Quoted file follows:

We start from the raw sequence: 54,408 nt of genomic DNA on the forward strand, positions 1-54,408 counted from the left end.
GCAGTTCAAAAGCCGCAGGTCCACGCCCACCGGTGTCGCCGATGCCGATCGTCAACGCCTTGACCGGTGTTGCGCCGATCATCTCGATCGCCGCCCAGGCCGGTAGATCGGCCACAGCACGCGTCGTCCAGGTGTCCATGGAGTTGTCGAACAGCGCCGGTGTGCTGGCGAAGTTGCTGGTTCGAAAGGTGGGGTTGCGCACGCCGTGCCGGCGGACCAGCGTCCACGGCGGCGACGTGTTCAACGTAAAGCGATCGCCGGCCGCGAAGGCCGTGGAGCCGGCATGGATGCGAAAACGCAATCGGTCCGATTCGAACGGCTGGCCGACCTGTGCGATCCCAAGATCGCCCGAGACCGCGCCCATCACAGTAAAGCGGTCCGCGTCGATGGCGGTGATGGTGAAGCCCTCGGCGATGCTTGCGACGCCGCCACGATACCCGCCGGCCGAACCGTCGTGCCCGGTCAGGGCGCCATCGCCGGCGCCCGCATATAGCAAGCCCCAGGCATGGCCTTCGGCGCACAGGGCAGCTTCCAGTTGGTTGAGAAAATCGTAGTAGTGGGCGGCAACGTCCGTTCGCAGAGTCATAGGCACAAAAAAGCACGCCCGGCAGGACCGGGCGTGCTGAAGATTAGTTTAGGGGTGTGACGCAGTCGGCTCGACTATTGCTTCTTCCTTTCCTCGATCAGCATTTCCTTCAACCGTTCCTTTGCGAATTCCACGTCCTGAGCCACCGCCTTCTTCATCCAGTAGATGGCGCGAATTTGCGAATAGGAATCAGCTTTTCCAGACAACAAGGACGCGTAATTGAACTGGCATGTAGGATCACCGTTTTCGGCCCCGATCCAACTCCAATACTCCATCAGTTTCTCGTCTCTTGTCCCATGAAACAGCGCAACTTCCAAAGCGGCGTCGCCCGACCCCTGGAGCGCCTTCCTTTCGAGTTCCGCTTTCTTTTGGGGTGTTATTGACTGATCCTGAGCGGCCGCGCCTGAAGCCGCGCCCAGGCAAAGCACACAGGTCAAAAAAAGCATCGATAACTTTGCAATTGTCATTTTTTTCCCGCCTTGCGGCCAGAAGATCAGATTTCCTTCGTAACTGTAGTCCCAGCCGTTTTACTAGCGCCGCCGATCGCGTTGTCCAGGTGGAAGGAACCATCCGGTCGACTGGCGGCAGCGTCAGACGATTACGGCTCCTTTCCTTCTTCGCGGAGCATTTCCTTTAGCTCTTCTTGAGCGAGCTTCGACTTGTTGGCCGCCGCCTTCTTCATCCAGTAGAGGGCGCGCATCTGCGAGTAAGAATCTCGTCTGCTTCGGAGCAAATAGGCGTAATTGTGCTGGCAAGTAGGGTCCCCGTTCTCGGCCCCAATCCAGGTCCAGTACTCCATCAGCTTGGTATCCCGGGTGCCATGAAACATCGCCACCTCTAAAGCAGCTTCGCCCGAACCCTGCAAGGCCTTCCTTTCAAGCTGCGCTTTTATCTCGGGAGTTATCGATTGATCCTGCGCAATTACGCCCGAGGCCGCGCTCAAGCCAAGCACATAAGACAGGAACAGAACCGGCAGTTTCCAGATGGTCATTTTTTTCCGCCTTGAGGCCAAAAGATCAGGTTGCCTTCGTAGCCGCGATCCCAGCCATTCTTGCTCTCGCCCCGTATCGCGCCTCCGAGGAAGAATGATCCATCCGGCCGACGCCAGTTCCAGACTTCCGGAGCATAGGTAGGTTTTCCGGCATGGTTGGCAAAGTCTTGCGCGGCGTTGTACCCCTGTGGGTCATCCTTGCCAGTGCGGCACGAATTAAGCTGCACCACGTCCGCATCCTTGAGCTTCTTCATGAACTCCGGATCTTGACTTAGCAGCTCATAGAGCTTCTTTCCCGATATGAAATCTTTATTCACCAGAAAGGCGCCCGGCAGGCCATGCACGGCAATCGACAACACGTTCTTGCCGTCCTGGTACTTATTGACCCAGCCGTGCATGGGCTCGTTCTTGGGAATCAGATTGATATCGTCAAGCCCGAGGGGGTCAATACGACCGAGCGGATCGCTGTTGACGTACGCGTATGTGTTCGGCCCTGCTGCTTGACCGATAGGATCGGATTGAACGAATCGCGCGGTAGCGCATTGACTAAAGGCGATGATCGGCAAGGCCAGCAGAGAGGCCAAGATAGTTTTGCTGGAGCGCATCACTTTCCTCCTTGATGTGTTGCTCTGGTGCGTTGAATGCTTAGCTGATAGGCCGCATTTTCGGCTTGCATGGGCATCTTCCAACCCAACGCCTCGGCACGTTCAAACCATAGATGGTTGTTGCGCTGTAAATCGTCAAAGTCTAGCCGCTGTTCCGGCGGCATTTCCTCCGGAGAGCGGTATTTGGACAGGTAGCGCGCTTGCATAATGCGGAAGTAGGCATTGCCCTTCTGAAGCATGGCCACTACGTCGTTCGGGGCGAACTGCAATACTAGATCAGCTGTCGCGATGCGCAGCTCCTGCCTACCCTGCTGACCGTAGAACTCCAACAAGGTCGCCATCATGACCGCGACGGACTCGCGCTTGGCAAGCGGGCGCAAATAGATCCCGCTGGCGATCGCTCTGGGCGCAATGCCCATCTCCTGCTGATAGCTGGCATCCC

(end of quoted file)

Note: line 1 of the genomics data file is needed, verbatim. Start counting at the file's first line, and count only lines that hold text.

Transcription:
We start from the raw sequence: 54,408 nt of genomic DNA on the forward strand, positions 1-54,408 counted from the left end.